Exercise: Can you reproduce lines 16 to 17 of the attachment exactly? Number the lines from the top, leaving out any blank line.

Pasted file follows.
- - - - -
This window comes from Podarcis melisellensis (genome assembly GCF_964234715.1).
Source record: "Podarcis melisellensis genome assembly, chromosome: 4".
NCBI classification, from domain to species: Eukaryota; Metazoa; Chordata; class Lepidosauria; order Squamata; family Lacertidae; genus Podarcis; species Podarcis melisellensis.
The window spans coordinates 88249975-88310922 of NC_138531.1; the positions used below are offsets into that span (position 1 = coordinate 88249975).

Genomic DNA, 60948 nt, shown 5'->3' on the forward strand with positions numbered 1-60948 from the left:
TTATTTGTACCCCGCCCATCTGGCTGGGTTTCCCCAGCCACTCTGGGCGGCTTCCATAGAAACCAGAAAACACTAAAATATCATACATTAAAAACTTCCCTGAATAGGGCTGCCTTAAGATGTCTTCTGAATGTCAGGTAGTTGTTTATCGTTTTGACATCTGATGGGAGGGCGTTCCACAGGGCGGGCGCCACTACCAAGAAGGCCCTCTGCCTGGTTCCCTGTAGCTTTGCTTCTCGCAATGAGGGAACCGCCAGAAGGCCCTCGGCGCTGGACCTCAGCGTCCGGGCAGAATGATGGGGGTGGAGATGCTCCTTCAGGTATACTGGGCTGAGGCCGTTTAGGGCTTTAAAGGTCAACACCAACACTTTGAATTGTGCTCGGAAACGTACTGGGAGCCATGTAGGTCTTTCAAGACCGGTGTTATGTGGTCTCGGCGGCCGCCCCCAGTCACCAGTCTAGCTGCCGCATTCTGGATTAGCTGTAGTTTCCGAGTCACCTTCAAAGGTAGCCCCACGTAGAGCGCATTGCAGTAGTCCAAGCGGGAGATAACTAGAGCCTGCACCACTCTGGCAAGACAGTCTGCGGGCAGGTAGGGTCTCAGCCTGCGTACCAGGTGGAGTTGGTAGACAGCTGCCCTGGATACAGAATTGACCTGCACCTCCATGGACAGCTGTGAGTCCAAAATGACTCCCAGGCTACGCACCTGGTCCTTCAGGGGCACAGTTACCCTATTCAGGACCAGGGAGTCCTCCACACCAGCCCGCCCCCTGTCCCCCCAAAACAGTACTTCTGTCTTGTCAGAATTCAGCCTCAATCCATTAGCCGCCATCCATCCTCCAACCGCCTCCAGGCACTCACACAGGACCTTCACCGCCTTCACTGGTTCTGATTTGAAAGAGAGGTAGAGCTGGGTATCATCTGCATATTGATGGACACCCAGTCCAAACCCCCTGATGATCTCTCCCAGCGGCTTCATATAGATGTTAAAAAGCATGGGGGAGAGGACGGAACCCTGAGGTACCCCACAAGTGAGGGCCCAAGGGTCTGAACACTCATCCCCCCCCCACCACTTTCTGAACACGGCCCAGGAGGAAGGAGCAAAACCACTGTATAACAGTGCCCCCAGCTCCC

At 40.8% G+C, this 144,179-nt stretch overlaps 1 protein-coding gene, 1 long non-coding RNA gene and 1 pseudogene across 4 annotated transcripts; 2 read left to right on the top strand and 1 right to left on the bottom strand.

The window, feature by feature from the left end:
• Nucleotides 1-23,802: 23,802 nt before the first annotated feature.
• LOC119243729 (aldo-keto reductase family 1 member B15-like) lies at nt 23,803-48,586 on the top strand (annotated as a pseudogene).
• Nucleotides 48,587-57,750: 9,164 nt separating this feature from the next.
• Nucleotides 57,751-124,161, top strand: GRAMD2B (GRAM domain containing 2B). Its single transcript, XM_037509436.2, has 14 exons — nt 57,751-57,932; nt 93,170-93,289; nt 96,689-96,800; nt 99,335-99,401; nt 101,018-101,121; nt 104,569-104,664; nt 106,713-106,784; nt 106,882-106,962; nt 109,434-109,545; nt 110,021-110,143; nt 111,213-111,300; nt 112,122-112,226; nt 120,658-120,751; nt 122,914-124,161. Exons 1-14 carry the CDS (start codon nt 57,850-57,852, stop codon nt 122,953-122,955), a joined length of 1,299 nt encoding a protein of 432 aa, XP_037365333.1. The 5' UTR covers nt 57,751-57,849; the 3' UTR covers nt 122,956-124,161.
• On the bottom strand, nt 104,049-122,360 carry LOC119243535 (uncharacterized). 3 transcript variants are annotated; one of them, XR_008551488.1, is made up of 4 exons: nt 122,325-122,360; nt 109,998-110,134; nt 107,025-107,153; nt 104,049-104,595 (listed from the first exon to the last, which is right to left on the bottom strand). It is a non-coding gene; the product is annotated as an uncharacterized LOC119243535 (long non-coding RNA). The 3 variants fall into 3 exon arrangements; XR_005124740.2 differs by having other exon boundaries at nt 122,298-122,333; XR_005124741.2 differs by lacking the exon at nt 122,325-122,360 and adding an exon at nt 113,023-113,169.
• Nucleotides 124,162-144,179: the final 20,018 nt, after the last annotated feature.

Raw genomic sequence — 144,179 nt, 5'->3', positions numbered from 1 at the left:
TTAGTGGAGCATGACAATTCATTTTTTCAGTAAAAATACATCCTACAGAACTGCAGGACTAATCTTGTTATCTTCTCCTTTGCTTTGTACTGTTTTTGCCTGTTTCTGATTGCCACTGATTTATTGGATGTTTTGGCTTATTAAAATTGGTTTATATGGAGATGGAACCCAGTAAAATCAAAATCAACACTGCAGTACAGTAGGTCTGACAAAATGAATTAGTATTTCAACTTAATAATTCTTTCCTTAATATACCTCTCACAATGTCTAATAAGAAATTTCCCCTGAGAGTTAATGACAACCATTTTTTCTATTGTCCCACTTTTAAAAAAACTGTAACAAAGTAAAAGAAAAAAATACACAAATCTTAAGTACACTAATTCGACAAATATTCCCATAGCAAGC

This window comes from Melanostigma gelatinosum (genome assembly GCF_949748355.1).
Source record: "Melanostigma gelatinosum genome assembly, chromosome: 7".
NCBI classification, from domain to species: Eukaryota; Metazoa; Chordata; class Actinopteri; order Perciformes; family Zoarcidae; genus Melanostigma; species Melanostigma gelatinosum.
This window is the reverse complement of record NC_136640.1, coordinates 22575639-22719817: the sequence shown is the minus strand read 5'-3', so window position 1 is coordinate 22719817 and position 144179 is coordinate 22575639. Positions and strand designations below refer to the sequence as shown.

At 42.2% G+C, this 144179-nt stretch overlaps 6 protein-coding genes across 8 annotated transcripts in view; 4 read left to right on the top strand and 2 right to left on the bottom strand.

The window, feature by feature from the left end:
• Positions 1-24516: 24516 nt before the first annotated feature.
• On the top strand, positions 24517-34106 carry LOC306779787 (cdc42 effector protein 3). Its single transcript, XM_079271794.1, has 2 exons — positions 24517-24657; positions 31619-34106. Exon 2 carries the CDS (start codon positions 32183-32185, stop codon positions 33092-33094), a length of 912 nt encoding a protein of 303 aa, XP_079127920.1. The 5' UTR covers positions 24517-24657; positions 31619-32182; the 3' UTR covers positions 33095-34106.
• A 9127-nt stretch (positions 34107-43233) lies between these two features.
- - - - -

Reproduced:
TTAGTGGAGCATGACAATTCATTTTTTCAGTAAAAATACATCCTACAGAACTGCAGGACTAATCTTGTTATCTTCTCCTTTGCTTTGTACTGTTTTTGCCTGTTTCTGATTGCCACTGATTTATTGGATGTTTTGGCTTATTAAAATTGGTTTATATGGAGATGGAACCCAGTAAAATCAAAATCAACACTGCAGTACAGTAGGTCTGACAAAATGAATTAGTATTTCAACTTAATAATTCTTTCCTTAATATACCTCTCACAATGTCTAATAAGAAATTTCCCCTGAGAGTTAATGACAACCATTTTTTCTATTGTCCCACTTTTAAAAAAACTGTAACAAAGTAAAAGAAAAAAATACACAAATCTTAAGTACACTAATTCGACAAATATTCCCATAGCAAGC

This window comes from Melanostigma gelatinosum (genome assembly GCF_949748355.1).